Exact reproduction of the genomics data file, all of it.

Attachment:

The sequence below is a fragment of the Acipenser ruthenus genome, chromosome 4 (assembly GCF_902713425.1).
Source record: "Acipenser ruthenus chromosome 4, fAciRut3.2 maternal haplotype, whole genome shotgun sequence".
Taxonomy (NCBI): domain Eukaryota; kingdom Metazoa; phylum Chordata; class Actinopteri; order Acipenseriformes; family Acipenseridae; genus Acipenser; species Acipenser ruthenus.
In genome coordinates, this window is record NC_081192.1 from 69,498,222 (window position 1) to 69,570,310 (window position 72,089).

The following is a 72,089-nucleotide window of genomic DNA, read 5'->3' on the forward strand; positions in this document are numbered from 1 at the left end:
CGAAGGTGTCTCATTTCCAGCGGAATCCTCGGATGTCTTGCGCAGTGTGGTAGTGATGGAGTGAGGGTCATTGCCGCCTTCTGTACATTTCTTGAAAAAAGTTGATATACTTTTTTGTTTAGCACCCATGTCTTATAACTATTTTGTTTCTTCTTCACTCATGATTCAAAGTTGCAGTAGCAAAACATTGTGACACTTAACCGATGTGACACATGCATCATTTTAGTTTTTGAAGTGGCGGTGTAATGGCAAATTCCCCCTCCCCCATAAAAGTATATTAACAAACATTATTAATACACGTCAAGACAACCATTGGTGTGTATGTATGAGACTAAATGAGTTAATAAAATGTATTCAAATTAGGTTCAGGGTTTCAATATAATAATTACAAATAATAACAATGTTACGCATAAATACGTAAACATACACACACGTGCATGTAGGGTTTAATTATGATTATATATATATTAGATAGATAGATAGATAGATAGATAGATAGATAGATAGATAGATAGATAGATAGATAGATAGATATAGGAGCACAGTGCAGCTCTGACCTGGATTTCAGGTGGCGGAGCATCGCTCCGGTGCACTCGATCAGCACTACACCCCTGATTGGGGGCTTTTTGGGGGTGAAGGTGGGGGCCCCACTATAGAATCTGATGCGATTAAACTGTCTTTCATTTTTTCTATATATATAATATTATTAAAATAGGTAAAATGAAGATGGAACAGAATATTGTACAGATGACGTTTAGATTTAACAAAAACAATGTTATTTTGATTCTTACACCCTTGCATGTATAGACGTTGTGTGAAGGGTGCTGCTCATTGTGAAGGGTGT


The sequence below is a fragment of the Acipenser ruthenus genome, chromosome 4 (assembly GCF_902713425.1).
Source record: "Acipenser ruthenus chromosome 4, fAciRut3.2 maternal haplotype, whole genome shotgun sequence".
Taxonomy (NCBI): domain Eukaryota; kingdom Metazoa; phylum Chordata; class Actinopteri; order Acipenseriformes; family Acipenseridae; genus Acipenser; species Acipenser ruthenus.
In genome coordinates, this window is record NC_081192.1 from 69,498,222 (window position 1) to 69,570,310 (window position 72,089).

The following is a 72,089-nucleotide window of genomic DNA, read 5'->3' on the forward strand; positions in this document are numbered from 1 at the left end:
CGAAGGTGTCTCATTTCCAGCGGAATCCTCGGATGTCTTGCGCAGTGTGGTAGTGATGGAGTGAGGGTCATTGCCGCCTTCTGTACATTTCTTGAAAAAAGTTGATATACTTTTTTGTTTAGCACCCATGTCTTATAACTATTTTGTTTCTTCTTCACTCATGATTCAAAGTTGCAGTAGCAAAACATTGTGACACTTAACCGATGTGACACATGCATCATTTTAGTTTTTGAAGTGGCGGTGTAATGGCAAATTCCCCCTCCCCCATAAAAGTATATTAACAAACATTATTAATACACGTCAAGACAACCATTGGTGTGTATGTATGAGACTAAATGAGTTAATAAAATGTATTCAAATTAGGTTCAGGGTTTCAATATAATAATTACAAATAATAACAATGTTACGCATAAATACGTAAACATACACACACGTGCATGTAGGGTTTAATTATGATTATATATATATTAGATAGATAGATAGATAGATAGATAGATAGATAGATAGATAGATAGATAGATAGATAGATAGATATAGGAGCACAGTGCAGCTCTGACCTGGATTTCAGGTGGCGGAGCATCGCTCCGGTGCACTCGATCAGCACTACACCCCTGATTGGGGGCTTTTTGGGGGTGAAGGTGGGGGCCCCACTATAGAATCTGATGCGATTAAACTGTCTTTCATTTTTTCTATATATATAATATTATTAAAATAGGTAAAATGAAGATGGAACAGAATATTGTACAGATGACGTTTAGATTTAACAAAAACAATGTTATTTTGATTCTTACACCCTTGCATGTATAGACGTTGTGTGAAGGGTGCTGCTCATTGTGAAGGGTGT